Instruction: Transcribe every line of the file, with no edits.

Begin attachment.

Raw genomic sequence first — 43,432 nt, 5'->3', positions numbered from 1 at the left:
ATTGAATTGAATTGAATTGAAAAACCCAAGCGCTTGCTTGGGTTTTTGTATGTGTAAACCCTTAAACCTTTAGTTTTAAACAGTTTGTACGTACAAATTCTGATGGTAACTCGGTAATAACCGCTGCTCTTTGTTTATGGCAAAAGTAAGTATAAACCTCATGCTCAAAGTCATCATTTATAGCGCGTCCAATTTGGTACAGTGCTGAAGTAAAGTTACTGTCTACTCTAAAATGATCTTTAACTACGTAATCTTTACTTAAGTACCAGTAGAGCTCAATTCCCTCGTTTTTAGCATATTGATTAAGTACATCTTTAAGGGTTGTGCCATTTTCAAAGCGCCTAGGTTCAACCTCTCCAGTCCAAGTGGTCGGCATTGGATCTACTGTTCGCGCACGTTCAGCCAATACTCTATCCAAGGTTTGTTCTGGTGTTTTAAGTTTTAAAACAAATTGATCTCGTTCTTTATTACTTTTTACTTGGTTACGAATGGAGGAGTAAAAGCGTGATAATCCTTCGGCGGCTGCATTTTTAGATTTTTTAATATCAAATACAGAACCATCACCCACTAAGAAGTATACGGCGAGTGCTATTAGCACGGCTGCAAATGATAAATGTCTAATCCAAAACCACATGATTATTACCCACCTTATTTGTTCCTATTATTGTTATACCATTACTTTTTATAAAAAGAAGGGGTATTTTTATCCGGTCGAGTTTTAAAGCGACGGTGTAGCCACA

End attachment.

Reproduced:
Raw genomic sequence first — 43,432 nt, 5'->3', positions numbered from 1 at the left:
ATTGAATTGAATTGAATTGAAAAACCCAAGCGCTTGCTTGGGTTTTTGTATGTGTAAACCCTTAAACCTTTAGTTTTAAACAGTTTGTACGTACAAATTCTGATGGTAACTCGGTAATAACCGCTGCTCTTTGTTTATGGCAAAAGTAAGTATAAACCTCATGCTCAAAGTCATCATTTATAGCGCGTCCAATTTGGTACAGTGCTGAAGTAAAGTTACTGTCTACTCTAAAATGATCTTTAACTACGTAATCTTTACTTAAGTACCAGTAGAGCTCAATTCCCTCGTTTTTAGCATATTGATTAAGTACATCTTTAAGGGTTGTGCCATTTTCAAAGCGCCTAGGTTCAACCTCTCCAGTCCAAGTGGTCGGCATTGGATCTACTGTTCGCGCACGTTCAGCCAATACTCTATCCAAGGTTTGTTCTGGTGTTTTAAGTTTTAAAACAAATTGATCTCGTTCTTTATTACTTTTTACTTGGTTACGAATGGAGGAGTAAAAGCGTGATAATCCTTCGGCGGCTGCATTTTTAGATTTTTTAATATCAAATACAGAACCATCACCCACTAAGAAGTATACGGCGAGTGCTATTAGCACGGCTGCAAATGATAAATGTCTAATCCAAAACCACATGATTATTACCCACCTTATTTGTTCCTATTATTGTTATACCATTACTTTTTATAAAAAGAAGGGGTATTTTTATCCGGTCGAGTTTTAAAGCGACGGTGTAGCCACA